The population of Gilgit-Baltistan, a part of the Indian region of Jammu & Kashmir illegally held by Pakistan and through which the CPEC runs, is hostile to China, Pakistan and CPEC. The exit point of CPEC, Gwadar port, lies in Balochistan, an independent country forcefully annexed by Pakistan in 1948. Balochs continue to struggle for independence from Pakistan and against their economic exploitation under the CPEC.
This backdrop gives a context to China’s erratic behavioural pattern vis-à-vis India and the world. In its myopic, inward-looking, selfish and blurred vision and delusions of grandeur, the CPC has miserably failed to comprehend that there is enough space for a peaceful rise of China along with other Asian powers such as Japan, South Korea and India.
Going by ‘The Art of War’ written by Sun Tzu, the CPC has studied India, the USA and others deeply, but has failed to grasp the mindset of new generation world leaders such as Donald Trump, Vladimir Putin, Narendra Modi, Shinzo Abe and Benjamin Netanyahu.
China was shocked when Shinzo Abe briskly turned the Japan Self-Defence Forces into a formidable military force. Similarly, it should have grasped the current Indian leadership in the context of its inherent cultural and historic strengths and the Indian Army’s history, and quickly accommodated India. Yet, the CPC didn’t and after its quest at Doklam failed miserably, it is now trying, unsuccessfully, to intimidate the battle-hardened Indian army.
China’s distraction tactics with respect to India aren’t working either. India has already established a formidable tri-command in Andaman & Nicobar Islands. It has recently concluded a Mutual Logistic Agreement with Australia, securing its presence on Australia’s Cocos Islands, and thus occupying positions on either side of the Malacca and Sunda Straits.
India already has logistical agreements with the US, Singapore, South Korea, and France; it will soon have a similar arrangement with Japan which will open South China Sea and the Pacific Ocean for the Indian Navy. India has loosened many beads of China’s ‘String of Pearls’, including Hambantota in Sri Lanka (where India has leased an airfield close to the port), Darwin in Australia and Haifa in Israel.
The Indian Navy is better trained and more experienced than the inexperienced and clumsy PLA-N which, along with ill-acquired technology, has too many operational gaps, and its vessels have not been battle-tested.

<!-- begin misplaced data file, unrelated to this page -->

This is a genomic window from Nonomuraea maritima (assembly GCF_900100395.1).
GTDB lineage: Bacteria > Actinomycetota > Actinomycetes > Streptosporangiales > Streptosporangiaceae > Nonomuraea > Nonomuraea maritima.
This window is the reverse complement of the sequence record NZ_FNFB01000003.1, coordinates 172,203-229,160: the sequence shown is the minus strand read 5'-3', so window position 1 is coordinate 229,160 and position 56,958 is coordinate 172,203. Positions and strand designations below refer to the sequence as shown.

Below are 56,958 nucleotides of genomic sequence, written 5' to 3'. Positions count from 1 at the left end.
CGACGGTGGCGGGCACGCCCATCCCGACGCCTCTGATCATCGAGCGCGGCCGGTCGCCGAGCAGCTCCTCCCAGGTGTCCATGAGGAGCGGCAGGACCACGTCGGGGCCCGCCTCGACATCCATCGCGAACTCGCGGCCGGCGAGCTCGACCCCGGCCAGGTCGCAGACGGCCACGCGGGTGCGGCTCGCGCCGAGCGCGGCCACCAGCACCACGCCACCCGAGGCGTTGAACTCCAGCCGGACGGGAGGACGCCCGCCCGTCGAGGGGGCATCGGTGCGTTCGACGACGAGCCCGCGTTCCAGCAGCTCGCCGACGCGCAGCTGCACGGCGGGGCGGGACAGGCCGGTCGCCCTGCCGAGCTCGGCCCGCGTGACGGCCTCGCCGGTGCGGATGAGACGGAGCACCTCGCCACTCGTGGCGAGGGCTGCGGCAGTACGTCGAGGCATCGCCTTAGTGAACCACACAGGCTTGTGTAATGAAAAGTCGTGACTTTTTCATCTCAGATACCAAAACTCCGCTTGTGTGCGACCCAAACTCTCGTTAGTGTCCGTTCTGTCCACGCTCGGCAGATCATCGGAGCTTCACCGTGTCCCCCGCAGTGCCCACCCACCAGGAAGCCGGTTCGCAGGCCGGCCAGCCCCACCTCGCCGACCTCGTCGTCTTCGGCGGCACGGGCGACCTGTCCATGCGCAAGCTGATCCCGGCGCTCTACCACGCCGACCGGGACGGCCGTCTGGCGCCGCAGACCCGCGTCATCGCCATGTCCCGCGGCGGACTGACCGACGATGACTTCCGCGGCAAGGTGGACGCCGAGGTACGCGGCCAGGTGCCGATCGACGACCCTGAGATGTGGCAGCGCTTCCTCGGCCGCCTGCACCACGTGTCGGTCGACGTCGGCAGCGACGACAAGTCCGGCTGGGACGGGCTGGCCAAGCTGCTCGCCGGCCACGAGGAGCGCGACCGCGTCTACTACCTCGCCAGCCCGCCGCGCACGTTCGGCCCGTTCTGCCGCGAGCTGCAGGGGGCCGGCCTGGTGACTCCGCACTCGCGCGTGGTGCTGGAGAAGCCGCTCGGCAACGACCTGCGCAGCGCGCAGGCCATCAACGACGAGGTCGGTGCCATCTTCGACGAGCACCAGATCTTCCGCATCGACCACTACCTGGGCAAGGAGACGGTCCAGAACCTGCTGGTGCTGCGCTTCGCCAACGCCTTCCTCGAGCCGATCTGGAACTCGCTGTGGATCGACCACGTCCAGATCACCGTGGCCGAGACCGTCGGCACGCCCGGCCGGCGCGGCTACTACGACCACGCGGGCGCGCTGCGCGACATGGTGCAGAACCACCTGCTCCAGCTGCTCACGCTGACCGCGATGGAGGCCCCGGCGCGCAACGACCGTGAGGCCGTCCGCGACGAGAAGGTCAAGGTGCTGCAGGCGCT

Meanwhile, the Indian Army directly looks upon the Karakoram Highway and CPEC running parallel for a long stretch from Saltoro range/Siachen glacier which it has been manning successfully for decades.
India has built infrastructure up to Daulat Beg Oldi (Eastern Ladakh) from where it can catch Karakoram/CEPC in crosshairs. Indian Army’s newly raised Mountain Division and its Integrated Battle Groups (IBGs) are already being equipped with Ultralight M-777 Howitzers, Globe Masters C-17s, upgraded T72s, high altitude drones etc. Sooner or later, India might recapture Gilgit-Baltistan.
The Dragon is just trying to intimidate, pressurize and distract India while testing its resolve. Strategically, an incursion of a few kilometres on either side of the border does not mean much. Can China afford to confront India at a point when it has already opened hostilities on so many fronts?
Global anti-China sentiment is at its peak, China’s exports and economy are falling, international industries and investments are leaving its shores and 80 million Chinese have lost jobs. It is left with Pakistan, a single, worthless ally not in a position to handle discontent within its own territory and protect the CPEC.
A war will pull China back by about five to ten years, and even farther from its dream to be a superpower. For all these years, a flourishing economy has been the only thing keeping China together. With China’s ambitions spiralling out of control, the economy is likely to be hit even further. And if that happens, China may even implode.
The views and opinions expressed in the article are those of the authors and do not necessarily reflect the official policy or position of The Tilak Chronicle and TTC Media Pvt Ltd.